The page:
Taxing Sins: Are Excise Taxes Efficient?
In this Mercatus on Policy, Richard Williams and Katelyn Christ of the Mercatus Center discuss the dangers and shortfalls of excise taxes on soft drinks.
Policy makers and the public have become increasingly concerned about the dramatic growth in obesity that has taken place in the United States over the last several decades. While the public claims to be concerned about the issue, obesity rates continue to increase. People seem content to wait for a magic pill that will correct the problem. While science has so far failed in its attempts to invent that pill, policy makers think they have found it. It's called excise taxes.
Most economists, particularly those in public finance, find it preferable to raise revenue by taxing a broad base at a low rate in order to maximize the amount of revenue while reducing the distortions to the economy. The opposite of a broad-based tax is an excise tax, a tax levied on particular goods. Historically, governments have used soft drink excise taxes, which have existed since at least 1920, primarily to generate revenue. Today, however, states and localities increasingly view the taxation of soft drinks as a social tool—a way to curb rising obesity rates.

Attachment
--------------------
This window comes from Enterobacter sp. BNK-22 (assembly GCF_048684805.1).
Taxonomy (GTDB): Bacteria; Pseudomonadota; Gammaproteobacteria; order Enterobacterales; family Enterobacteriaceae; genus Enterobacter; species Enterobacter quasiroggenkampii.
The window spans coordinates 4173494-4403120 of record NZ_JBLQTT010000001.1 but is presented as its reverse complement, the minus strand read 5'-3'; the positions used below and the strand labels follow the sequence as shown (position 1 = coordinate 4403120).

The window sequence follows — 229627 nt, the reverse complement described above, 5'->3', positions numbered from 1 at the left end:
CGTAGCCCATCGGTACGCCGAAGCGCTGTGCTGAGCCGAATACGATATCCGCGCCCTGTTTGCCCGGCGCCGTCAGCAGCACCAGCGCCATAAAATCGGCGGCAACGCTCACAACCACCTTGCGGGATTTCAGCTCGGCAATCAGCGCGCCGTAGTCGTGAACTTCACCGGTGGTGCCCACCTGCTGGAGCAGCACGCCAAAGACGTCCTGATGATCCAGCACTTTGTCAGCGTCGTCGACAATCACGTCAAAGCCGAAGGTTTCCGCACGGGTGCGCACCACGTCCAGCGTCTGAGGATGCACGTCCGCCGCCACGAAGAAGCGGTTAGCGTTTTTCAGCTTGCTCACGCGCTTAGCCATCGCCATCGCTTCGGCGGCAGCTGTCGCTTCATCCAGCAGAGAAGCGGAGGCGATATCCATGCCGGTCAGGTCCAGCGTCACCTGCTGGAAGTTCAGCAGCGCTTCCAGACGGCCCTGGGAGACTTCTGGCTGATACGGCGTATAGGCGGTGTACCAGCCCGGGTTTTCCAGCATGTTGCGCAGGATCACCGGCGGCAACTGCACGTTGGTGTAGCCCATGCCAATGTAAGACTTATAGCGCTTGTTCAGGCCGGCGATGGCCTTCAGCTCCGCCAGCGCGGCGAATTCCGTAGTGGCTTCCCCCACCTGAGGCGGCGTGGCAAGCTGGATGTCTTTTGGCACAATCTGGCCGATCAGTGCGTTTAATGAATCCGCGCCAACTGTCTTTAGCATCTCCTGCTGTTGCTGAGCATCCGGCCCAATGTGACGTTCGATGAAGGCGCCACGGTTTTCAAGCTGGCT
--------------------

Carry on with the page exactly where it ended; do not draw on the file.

Policy makers and the public have become increasingly concerned about the dramatic growth in obesity that has taken place in the United States over the last several decades. Policies that tax sweetened soft drink for the purposes of reducing obesity and, in some cases, raising funds to advance this goal seek the same economic legitimacy as past attempts to tax “sin products” like tobacco, alcohol, and firearms. Not surprisingly, though, this tax raises efficiency concerns similar to those taxes. Taxes on sweetened soft drinks do not necessarily advance the overall public interest, may be regressive in nature, and hardly ever work as intended.